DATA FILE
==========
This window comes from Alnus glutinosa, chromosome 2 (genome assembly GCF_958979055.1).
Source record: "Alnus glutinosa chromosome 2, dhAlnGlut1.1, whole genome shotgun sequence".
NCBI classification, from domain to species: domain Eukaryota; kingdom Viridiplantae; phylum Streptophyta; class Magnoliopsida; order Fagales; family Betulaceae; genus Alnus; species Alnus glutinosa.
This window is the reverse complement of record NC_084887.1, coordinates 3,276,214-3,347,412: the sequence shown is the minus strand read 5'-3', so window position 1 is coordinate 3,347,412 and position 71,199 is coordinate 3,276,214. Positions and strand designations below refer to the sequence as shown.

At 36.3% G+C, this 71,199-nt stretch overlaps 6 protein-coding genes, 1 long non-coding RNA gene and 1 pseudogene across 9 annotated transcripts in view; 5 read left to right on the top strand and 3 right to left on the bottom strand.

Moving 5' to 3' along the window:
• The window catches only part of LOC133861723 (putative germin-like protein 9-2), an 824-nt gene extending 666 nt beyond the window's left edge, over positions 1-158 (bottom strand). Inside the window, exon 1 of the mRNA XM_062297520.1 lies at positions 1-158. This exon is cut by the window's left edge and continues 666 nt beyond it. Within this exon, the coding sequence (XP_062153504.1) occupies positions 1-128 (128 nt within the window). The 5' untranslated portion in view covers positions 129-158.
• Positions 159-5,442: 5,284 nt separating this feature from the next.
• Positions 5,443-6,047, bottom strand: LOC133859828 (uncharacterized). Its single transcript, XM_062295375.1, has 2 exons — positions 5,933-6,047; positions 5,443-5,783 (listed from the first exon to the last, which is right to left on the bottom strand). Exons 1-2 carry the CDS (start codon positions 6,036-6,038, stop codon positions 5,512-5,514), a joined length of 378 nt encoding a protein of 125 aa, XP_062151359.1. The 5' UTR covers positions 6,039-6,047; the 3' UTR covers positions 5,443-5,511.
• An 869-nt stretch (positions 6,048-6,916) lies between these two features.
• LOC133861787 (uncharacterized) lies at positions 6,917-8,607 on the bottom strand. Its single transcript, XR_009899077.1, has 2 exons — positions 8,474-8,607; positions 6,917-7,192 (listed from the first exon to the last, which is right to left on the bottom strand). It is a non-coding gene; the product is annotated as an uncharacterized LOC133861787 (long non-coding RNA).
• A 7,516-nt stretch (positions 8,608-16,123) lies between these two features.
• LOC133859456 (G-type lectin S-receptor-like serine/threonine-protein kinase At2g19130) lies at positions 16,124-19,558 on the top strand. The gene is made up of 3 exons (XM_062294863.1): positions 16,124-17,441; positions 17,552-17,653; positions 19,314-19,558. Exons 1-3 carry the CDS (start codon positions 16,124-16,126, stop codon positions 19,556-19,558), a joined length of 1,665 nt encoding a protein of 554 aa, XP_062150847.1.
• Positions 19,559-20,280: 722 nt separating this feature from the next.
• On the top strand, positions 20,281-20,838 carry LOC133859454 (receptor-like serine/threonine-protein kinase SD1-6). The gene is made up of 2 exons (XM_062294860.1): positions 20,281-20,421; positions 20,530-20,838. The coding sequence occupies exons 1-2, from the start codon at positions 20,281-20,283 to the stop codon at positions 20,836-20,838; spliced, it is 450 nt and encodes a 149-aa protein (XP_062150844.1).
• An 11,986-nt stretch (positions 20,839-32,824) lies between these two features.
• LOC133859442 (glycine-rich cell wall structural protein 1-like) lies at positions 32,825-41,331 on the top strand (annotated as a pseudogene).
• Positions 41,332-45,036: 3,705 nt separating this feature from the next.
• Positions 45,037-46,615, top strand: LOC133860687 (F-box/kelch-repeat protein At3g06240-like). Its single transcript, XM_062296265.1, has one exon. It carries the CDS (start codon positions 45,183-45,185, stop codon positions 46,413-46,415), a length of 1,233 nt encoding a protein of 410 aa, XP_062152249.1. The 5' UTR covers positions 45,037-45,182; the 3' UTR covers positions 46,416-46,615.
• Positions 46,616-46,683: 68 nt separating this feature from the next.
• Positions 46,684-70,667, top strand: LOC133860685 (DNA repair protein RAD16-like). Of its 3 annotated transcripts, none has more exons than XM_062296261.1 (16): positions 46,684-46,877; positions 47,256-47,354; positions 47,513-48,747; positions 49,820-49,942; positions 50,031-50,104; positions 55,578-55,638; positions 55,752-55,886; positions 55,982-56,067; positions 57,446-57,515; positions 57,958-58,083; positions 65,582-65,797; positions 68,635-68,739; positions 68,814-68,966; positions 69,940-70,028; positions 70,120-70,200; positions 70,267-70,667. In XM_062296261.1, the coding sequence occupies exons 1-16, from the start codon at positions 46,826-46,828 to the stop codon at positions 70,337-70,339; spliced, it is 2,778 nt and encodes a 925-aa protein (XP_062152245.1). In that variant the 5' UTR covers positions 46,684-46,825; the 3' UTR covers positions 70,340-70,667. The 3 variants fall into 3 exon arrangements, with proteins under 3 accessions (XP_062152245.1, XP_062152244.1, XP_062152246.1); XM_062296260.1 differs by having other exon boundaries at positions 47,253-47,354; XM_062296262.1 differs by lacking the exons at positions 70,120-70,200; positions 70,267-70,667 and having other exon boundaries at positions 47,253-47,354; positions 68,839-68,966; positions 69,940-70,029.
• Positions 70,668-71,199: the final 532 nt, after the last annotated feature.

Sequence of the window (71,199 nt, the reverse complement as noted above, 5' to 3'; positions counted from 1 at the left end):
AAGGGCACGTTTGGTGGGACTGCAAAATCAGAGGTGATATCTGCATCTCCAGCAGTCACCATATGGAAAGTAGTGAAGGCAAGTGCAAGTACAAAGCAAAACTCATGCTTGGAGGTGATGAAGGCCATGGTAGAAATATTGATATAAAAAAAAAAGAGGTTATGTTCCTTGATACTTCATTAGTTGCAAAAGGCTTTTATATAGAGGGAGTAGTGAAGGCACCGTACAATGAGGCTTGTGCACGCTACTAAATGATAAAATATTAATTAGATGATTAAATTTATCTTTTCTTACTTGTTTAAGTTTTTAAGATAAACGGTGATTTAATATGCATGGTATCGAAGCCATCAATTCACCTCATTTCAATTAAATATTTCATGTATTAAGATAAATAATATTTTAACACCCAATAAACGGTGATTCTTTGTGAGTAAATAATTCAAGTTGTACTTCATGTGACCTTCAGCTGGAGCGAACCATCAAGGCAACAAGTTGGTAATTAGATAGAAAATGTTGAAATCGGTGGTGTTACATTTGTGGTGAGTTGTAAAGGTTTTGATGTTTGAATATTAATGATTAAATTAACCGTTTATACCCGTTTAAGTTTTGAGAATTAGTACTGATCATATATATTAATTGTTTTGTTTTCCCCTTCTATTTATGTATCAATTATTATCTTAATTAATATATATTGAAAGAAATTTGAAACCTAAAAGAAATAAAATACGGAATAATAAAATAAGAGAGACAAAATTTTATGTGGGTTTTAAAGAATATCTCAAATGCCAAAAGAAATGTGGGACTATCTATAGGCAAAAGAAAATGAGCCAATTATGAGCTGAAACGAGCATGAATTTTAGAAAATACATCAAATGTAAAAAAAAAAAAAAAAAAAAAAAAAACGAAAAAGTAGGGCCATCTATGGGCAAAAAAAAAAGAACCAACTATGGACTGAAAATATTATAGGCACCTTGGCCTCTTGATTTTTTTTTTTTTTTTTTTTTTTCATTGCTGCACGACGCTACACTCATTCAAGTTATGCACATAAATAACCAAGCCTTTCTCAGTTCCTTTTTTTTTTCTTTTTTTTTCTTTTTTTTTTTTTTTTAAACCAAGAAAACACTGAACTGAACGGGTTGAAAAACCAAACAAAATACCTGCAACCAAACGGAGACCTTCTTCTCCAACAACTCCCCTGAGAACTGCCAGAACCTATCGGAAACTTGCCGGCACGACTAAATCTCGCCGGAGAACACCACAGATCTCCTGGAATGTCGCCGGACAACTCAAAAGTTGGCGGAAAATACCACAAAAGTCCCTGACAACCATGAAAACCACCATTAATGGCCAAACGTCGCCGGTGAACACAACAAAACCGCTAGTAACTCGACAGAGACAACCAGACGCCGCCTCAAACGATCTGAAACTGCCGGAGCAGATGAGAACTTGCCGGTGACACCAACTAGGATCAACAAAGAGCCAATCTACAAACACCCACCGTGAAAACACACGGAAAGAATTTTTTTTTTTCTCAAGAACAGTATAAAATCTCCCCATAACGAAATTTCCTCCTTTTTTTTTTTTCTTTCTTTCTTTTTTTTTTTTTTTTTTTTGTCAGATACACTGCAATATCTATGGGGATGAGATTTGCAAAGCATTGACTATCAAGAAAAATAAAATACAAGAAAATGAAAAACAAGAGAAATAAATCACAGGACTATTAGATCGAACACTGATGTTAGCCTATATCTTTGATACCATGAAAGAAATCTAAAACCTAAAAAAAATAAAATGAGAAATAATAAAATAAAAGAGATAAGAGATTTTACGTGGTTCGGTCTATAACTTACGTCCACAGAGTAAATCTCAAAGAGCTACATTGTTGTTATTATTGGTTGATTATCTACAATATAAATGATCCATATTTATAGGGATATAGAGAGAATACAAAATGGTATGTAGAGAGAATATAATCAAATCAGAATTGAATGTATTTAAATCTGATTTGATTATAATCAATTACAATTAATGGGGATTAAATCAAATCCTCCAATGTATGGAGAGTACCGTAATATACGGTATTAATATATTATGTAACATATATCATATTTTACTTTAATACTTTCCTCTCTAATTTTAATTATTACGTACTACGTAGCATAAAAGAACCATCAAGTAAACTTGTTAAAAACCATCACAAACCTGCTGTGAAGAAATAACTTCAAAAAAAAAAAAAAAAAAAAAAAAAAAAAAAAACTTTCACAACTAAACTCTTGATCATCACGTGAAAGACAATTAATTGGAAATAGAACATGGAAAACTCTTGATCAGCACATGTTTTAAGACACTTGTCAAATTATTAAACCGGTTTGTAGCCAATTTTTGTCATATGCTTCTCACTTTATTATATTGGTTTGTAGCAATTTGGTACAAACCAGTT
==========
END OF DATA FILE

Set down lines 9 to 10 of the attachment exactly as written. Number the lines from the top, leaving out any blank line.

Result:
• Positions 5,443-6,047, bottom strand: LOC133859828 (uncharacterized). Its single transcript, XM_062295375.1, has 2 exons — positions 5,933-6,047; positions 5,443-5,783 (listed from the first exon to the last, which is right to left on the bottom strand). Exons 1-2 carry the CDS (start codon positions 6,036-6,038, stop codon positions 5,512-5,514), a joined length of 378 nt encoding a protein of 125 aa, XP_062151359.1. The 5' UTR covers positions 6,039-6,047; the 3' UTR covers positions 5,443-5,511.
• An 869-nt stretch (positions 6,048-6,916) lies between these two features.